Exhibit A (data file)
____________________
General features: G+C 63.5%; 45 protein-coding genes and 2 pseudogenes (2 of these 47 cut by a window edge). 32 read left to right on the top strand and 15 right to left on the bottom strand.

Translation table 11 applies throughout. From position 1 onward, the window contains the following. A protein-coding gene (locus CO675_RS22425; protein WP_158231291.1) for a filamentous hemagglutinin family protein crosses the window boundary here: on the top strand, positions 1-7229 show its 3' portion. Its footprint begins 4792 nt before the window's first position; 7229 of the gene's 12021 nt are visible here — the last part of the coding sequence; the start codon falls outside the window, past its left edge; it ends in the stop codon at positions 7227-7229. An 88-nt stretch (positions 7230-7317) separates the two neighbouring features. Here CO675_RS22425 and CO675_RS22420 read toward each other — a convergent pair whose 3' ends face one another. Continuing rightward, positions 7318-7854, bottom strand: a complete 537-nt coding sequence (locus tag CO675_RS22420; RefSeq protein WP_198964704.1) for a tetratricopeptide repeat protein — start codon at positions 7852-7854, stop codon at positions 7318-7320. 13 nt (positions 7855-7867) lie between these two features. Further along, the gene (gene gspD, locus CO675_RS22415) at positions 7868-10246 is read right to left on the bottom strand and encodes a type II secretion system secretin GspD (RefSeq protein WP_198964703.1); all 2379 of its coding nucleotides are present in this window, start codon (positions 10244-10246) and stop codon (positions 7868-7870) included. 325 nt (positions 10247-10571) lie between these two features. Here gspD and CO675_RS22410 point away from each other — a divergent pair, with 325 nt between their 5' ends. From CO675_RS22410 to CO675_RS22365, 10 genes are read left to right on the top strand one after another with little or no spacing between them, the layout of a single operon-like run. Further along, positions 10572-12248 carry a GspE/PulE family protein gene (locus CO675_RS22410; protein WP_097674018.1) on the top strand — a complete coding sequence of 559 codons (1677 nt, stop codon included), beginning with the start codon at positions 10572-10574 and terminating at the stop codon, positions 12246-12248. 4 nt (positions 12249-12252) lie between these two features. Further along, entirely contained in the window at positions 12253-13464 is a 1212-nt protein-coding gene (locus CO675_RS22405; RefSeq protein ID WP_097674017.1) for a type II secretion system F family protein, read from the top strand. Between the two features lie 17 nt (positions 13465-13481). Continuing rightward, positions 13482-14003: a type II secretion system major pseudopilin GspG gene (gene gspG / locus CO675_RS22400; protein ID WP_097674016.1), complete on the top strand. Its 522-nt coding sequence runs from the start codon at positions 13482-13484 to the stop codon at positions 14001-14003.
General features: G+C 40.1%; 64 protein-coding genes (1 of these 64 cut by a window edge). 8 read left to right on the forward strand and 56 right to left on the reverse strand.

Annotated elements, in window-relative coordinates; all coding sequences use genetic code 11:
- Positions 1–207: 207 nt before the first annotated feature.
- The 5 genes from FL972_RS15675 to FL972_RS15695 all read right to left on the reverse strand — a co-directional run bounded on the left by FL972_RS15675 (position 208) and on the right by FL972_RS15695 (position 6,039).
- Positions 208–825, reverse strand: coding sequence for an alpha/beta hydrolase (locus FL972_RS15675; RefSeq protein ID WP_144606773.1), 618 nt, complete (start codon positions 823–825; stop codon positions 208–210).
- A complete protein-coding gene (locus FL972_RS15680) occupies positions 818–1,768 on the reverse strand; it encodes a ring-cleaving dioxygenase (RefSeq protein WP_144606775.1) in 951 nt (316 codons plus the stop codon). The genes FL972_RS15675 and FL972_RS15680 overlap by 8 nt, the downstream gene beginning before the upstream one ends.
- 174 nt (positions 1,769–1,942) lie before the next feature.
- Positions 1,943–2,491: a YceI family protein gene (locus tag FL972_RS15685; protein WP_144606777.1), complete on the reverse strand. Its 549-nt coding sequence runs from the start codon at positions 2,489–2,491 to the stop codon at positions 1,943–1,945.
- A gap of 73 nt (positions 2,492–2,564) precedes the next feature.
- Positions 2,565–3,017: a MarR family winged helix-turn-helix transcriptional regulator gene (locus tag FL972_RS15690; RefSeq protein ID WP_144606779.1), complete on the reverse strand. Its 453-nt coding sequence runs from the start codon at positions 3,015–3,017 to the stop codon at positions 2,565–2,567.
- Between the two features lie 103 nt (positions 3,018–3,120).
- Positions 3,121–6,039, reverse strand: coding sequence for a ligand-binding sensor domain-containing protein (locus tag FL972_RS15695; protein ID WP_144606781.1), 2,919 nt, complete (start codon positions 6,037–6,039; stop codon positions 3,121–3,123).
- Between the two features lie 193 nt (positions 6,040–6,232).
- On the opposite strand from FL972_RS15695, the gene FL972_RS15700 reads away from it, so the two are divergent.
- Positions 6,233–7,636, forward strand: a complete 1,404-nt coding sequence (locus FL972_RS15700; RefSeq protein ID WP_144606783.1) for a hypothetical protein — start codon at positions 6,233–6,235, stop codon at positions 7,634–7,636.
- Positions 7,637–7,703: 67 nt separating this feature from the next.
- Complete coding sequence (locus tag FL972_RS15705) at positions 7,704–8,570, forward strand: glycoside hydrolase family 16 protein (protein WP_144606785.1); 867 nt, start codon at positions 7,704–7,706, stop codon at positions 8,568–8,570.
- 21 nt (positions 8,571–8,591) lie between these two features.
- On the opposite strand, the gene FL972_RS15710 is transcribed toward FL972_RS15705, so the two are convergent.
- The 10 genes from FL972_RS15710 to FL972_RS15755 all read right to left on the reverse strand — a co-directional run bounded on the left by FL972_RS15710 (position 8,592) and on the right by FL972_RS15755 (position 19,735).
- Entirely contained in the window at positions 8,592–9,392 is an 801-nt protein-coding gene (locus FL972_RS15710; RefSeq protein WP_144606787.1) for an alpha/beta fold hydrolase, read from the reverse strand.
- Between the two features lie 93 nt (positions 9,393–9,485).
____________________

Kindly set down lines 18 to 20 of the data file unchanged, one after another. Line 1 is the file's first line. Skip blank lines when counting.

- Positions 7,637–7,703: 67 nt separating this feature from the next.
- Complete coding sequence (locus tag FL972_RS15705) at positions 7,704–8,570, forward strand: glycoside hydrolase family 16 protein (protein WP_144606785.1); 867 nt, start codon at positions 7,704–7,706, stop codon at positions 8,568–8,570.
- 21 nt (positions 8,571–8,591) lie between these two features.